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Left Shoulder Pain

Shoulder pain is very common and has many potential causes with shoulder pain and neck pain often being closely related along with arm and shoulder pain. Further information on shoulder pain is available at NHS Choices and Arthritis Research UK.


The Cause of Shoulder Pain

People often describe a large region of one side of the upper body when they talk about what they see as shoulder pain. Shoulder related pain can include the lower part of the neck, across the upper trapezius, shoulder blade pain, thoracic pain, pain over the shoulder itself and pain running down the arm.

The potential causes of shoulder pain include:

  • Impingement syndrome – the arm bone sweeps against the under surface of the shoulder blade immediately above it and this area can develop inflammation. Bursitis, where one of the small lubricating sacs gets inflamed, may contribute to this.

  • Rotator cuff tears, common especially as we get older and not always causing pain. The saying “Grey hair equals cuff tear” indicates which age group is most prone to this.

  • Acromioclavicular joint pain – the small stabilising joint above the shoulder joint can be aggravated in a fall for example in skiing or falling off a bike.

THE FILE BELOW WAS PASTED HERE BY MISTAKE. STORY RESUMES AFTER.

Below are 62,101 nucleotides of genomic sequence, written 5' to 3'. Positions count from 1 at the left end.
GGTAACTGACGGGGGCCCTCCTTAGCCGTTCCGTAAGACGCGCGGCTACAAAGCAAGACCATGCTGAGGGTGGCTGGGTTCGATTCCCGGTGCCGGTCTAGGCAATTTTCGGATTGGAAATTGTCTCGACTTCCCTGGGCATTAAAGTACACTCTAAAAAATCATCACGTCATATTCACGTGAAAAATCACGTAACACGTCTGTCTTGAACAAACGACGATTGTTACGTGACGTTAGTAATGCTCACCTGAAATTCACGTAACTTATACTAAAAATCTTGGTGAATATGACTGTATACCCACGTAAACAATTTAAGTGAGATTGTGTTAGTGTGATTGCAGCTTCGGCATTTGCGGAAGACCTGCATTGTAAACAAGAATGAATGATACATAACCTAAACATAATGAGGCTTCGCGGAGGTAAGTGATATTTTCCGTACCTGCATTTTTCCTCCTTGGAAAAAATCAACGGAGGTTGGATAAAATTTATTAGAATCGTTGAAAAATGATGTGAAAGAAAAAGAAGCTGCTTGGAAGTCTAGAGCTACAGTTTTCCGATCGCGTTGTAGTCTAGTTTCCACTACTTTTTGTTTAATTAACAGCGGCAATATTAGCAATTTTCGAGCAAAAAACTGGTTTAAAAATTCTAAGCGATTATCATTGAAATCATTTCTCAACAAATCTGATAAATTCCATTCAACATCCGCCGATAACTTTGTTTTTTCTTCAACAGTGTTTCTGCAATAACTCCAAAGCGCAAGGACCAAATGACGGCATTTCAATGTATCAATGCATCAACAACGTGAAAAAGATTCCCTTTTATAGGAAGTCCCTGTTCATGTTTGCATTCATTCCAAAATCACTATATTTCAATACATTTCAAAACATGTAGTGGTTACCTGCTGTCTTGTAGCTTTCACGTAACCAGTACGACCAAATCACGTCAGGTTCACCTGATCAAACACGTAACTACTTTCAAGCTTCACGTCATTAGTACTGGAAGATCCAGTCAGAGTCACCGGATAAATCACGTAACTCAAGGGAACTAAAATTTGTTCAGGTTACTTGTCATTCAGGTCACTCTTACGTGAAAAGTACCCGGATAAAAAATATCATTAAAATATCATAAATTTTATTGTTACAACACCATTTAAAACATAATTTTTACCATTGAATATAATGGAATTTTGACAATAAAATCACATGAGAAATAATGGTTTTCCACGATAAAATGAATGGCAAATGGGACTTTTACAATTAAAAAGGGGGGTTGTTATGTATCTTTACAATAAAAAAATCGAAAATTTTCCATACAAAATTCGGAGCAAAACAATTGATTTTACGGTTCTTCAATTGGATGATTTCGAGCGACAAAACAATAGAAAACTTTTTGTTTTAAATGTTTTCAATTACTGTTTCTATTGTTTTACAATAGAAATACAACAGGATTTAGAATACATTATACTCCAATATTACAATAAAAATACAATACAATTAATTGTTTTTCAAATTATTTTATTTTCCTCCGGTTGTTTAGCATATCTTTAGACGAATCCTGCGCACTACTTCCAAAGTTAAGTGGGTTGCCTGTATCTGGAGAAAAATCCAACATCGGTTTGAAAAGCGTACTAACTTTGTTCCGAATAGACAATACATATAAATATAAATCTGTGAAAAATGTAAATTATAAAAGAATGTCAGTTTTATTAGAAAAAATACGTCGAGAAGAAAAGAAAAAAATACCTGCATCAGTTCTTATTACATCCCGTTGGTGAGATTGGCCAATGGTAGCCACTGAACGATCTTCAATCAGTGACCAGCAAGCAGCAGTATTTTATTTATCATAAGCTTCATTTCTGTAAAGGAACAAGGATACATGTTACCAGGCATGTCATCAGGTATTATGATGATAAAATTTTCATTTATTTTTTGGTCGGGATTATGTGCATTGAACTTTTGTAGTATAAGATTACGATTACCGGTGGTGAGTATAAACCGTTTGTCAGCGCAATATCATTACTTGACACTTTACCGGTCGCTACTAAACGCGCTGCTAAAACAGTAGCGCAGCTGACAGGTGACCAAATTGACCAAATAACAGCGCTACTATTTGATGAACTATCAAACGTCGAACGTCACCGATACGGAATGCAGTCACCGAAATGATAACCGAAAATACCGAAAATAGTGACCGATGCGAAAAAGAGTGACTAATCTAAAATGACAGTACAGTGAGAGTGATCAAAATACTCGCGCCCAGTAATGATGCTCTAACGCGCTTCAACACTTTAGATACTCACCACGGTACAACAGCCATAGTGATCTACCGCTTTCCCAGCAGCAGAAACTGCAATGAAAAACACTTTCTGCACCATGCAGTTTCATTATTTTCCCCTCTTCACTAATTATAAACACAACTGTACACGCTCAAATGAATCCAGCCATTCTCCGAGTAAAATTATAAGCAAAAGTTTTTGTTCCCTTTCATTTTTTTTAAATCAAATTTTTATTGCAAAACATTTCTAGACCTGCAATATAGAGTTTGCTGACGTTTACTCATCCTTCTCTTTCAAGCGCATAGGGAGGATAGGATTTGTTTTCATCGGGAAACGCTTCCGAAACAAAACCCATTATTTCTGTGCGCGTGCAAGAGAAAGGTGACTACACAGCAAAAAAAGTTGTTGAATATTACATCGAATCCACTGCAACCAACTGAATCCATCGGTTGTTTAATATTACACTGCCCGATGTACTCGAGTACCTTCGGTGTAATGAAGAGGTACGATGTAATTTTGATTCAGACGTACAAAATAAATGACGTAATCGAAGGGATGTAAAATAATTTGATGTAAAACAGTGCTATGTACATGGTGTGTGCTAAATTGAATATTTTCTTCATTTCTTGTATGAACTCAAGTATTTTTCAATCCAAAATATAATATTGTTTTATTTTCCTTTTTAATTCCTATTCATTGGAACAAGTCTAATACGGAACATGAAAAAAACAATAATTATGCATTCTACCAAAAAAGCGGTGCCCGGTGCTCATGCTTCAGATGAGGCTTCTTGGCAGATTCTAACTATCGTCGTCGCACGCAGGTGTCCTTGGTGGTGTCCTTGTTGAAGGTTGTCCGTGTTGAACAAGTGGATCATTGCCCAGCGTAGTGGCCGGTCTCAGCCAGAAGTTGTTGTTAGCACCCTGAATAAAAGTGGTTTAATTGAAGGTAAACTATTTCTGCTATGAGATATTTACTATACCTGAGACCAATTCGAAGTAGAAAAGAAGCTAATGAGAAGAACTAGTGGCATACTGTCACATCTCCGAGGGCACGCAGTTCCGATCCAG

• Instability and tears of the labrum, the cartilage rim which surrounds and deepens the shoulder socket.

  • Neck pain, which often occurs along with upper back pain, shoulder blade pain and across the top of the shoulder into the arm. In shoulder pain, trapped nerve problems can occur and give severe problems with shoulder and arm pain.

  • Shoulder muscle pain is also thought to occur directly and trigger points treatments are popular for the muscles surrounding the neck and shoulder. Whether the muscle is a specific source of pain is however not entirely clear.

  • Frozen shoulder is a very painful condition which may occur after a trivial injury and take up to two years to settle. Frozen shoulder pain relief may be obtained in some cases from steroid injection, manipulation or a shoulder operation.

Left shoulder pain may occur less commonly than right shoulder pain as fewer people are left handed and so use their right shoulder much more vigorously, looking over to the left repetitively as they perform activities. This may bring on changes in the tissues of the shoulder and the left sided neck joints which can give symptoms. While there are other potential causes of shoulder pain, cancer is very uncommon.

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